The Civil War in Popular Culture: Memory and Meaning [NOOK Book]

Overview

Dividing the nation for four years, the American Civil War resulted in 750,000 casualties and forever changed the country's destiny. The conflict continues to resonate in our collective memory, and U.S. economic, cultural, and social structures still suffer the aftershocks of the nation's largest and most devastating war. Nearly 150 years later, portrayals of the war in books, songs, cinema, and other cultural media continue to draw widespread attention and controversy.

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The Civil War in Popular Culture: Memory and Meaning

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Overview

Dividing the nation for four years, the American Civil War resulted in 750,000 casualties and forever changed the country's destiny. The conflict continues to resonate in our collective memory, and U.S. economic, cultural, and social structures still suffer the aftershocks of the nation's largest and most devastating war. Nearly 150 years later, portrayals of the war in books, songs, cinema, and other cultural media continue to draw widespread attention and controversy.

In The Civil War in Popular Culture: Memory and Meaning, editors Lawrence A. Kreiser Jr. and Randal Allred analyze American depictions of the war across a variety of mediums, from books and film, to monuments and battlefield reunions, to reenactments and board games. This collection examines how battle strategies, famous generals, and the nuances of Civil War politics translate into contemporary popular culture. This unique analysis assesses the intersection of the Civil War and popular culture by recognizing how memories and commemorations of the war have changed since it ended in 1865.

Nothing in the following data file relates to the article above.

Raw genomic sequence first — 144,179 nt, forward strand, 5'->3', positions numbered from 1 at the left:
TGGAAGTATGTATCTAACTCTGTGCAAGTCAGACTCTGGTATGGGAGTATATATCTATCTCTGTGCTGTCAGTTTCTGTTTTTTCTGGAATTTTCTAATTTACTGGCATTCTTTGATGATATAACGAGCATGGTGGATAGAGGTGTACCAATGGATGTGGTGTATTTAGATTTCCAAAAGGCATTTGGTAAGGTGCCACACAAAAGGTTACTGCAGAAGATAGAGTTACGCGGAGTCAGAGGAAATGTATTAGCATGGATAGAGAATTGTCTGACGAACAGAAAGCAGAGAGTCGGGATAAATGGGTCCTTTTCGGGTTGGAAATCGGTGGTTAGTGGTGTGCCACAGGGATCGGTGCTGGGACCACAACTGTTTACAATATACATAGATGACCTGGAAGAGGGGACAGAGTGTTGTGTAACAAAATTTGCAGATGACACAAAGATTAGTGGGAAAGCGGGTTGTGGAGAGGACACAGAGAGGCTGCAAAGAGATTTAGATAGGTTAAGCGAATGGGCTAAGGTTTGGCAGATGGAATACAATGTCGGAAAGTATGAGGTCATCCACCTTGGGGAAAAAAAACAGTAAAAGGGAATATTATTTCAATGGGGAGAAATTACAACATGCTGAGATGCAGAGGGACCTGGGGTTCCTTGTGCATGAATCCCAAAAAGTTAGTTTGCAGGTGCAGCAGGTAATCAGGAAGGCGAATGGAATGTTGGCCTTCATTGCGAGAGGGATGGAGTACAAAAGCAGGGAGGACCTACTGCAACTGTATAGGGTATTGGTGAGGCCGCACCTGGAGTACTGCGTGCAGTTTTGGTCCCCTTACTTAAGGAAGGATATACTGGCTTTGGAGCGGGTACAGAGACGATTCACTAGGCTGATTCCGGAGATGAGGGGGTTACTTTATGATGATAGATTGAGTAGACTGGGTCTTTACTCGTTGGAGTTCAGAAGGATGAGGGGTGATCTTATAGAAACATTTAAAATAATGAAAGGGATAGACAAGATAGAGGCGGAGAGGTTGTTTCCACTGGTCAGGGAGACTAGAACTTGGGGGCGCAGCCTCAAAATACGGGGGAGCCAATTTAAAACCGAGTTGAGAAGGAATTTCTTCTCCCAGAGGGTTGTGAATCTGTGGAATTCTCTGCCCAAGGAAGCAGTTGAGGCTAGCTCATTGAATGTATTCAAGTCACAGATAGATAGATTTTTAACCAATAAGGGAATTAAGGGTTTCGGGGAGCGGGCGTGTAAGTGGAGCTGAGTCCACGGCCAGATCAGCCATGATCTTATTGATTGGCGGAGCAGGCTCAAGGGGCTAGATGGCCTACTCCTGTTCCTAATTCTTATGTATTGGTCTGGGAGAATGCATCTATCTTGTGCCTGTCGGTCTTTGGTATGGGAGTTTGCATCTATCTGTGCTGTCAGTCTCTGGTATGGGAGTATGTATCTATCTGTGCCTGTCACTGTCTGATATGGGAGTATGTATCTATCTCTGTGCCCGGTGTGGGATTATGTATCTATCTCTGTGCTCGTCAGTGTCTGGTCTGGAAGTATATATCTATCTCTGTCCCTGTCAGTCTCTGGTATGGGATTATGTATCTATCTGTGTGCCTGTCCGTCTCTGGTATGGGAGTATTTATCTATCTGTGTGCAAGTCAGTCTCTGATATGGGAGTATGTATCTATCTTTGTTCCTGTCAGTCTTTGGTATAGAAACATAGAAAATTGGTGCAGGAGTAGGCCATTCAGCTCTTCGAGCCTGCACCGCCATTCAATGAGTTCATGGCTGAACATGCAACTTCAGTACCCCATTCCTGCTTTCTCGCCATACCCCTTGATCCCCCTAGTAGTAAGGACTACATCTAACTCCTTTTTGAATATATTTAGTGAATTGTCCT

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Editorial Reviews

From the Publisher
"The Civil War in Popular Culture is an eclectic approach covering a variety of subjects, including Civil War myth and memory, films, novels, battlefield preservation and monuments, souvenirs, race and gender politics, the internet, war gaming, military medicine, and battle field reenactment. A lively read based on fresh research." — Frank J. Wetta, author of The Louisiana Scalawags; Politics, Race, and Terrorism during the Civil War and Reconstruction.

"This wide-ranging collection speaks to the power of the Civil War as a long-term force in American popular culture. The contributors illuminate the phenomenon from a remarkable range of perspectives extending from veterans in the post-Appomattox era through re-enactors and Hollywood films of the early 21st century. Whether drawn especially to historical, literary, or cinematic themes, readers will find much to ponder and enjoy in these pages."—Gary W. Gallagher, author of The Union War and The Confederate War" —

"This superbly framed and crafted volume is one of very few books on the Civil War that successfully examines the possible reasons why and how we, as Americans, are so fixated with the subject. Kreiser and Allred explore several possibilities in their excellent introduction, while the contributors amplify and complicate the discourse in a series of well-argued and well-positioned essays. The underlying explanation of how and why popular culture has embraced the Civil War range from the direct impact of the war on its participants, combatant reunions and long term battlefield preservation, the memory of the war in the minds of subsequent generations, and a few of the many ways that the Civil War has been used to craft, invent, or re-imagine cultural memory and the popular imagination in fiction, film, reenactments, and even board games.—Joy SperlingPresident PCA/ACA, Professor of Art History, Denison University" —